When parents divorce, one thing they must understand is that they must work together to give their child a good life, even though their relationship has ended. This cooperation can begin with a parenting plan. In addition, a custody and visitation agreement contains topics a parenting plan should address.
First, a parenting plan should address physical custody issues. Physical custody refers to where the child resides and when. For example, parents should decide who the child will live with on weekdays and weekends. In addition, parents will also want to decide how they will handle holidays, vacations from school and other special occasions. Children are often involved in activities other than school, for example, soccer games, violin lessons or homework. Parents will need to decide who will oversee which activities. Finally, parents will need to decide how drop-off and pick-up will work when the child is going from one household to the other for parenting time.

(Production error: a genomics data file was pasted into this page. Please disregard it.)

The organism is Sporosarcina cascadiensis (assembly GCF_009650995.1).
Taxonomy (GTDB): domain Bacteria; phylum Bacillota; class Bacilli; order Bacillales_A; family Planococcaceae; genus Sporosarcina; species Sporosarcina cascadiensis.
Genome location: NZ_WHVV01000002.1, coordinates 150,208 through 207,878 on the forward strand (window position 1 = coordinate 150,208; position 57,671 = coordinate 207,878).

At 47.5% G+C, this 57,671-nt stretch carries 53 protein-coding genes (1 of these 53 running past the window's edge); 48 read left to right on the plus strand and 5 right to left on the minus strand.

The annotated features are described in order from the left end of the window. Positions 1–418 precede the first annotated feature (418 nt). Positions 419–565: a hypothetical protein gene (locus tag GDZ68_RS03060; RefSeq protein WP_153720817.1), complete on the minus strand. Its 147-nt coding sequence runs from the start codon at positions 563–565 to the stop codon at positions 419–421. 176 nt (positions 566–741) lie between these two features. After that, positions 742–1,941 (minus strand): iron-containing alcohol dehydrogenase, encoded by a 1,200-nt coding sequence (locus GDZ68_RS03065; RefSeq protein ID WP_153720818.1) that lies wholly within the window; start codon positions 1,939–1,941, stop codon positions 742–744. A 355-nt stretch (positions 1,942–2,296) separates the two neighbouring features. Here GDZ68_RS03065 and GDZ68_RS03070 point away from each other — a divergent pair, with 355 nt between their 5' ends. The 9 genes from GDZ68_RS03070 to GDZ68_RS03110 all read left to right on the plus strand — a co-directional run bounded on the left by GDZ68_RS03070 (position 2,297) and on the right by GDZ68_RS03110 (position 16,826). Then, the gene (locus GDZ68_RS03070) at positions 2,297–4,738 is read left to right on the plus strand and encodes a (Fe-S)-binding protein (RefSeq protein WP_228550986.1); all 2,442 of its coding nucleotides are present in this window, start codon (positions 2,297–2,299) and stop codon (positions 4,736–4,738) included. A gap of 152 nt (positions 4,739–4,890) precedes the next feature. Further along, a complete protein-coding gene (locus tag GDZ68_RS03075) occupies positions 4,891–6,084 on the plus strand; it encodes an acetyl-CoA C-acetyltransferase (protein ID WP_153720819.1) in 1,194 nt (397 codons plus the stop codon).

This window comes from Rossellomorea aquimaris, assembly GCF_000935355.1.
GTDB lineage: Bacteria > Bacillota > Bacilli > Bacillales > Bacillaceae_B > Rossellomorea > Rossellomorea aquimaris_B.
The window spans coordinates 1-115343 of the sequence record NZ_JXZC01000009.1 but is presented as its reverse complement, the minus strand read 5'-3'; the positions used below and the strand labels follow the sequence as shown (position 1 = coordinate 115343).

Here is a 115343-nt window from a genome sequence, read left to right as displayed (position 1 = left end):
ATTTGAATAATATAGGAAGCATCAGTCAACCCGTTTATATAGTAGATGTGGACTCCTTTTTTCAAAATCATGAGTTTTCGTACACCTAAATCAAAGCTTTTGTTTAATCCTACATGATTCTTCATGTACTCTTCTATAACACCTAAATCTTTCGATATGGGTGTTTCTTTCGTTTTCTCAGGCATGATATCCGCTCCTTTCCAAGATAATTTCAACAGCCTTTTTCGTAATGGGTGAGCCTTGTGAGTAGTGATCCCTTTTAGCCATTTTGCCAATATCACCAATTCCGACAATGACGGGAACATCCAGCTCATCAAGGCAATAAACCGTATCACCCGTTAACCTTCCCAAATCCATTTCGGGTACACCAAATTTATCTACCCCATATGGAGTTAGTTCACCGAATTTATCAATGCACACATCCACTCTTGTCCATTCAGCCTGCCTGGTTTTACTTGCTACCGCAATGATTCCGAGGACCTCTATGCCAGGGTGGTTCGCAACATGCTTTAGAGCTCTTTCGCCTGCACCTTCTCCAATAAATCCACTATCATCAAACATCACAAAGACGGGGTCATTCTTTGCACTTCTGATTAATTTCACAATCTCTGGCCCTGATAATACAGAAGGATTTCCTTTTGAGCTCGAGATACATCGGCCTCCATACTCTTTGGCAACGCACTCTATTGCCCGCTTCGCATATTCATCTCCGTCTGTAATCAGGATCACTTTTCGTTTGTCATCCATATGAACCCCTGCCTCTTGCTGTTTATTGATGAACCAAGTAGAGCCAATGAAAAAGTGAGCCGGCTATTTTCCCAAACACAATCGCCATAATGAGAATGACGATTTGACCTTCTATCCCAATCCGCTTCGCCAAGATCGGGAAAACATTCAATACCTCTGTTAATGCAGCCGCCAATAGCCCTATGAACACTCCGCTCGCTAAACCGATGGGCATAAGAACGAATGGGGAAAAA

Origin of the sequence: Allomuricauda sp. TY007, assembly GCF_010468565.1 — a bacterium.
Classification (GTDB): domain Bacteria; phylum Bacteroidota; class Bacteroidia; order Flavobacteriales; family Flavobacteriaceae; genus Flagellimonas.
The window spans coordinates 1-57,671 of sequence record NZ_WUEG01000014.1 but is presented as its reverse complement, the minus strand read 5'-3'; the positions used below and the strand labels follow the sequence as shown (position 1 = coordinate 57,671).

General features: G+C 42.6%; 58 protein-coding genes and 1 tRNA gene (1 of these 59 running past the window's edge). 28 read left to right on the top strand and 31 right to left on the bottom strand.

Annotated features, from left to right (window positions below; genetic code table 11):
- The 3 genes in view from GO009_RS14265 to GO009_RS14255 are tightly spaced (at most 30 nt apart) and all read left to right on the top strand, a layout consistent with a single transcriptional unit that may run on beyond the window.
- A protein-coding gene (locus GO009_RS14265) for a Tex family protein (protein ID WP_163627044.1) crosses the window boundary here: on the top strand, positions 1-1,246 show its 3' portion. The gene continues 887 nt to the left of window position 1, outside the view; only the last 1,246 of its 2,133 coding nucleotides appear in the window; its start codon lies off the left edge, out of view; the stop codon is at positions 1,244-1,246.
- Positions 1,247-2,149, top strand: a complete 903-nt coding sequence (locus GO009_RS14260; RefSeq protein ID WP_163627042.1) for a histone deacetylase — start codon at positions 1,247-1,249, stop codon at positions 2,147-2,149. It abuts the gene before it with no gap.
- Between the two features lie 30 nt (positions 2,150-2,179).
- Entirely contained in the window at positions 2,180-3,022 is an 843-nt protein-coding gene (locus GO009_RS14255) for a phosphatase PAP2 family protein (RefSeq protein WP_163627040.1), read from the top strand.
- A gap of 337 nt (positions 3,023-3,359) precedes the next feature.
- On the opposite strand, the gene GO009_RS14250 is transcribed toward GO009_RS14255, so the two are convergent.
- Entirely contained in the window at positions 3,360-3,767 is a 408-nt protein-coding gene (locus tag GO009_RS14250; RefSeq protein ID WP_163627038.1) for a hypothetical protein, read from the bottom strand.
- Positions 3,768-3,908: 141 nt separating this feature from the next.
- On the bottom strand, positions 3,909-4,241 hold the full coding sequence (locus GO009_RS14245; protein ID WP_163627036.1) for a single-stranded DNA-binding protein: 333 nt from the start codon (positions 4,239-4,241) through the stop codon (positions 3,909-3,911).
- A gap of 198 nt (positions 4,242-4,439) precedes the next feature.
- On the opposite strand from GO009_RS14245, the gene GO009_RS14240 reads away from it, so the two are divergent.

A parenting plan should also address legal custody issues. Legal custody refers to who will have the ability to make key life decisions regarding the child. For example, parents may need to determine whether they will share the responsibility of making decisions regarding the child's education, childcare, religious upbringing, medical care, driving (if the child is old enough) and the child's work (again, if the child is old enough).
When parents are able to successfully negotiate a parenting plan, not only may it result in a custody and visitation arrangement that they are both reasonably satisfied with, but it also sets the stage for the cooperation they will have to maintain moving forward. Most importantly, however, is that the child benefits from having the stability and security that a suitable parenting plan brings.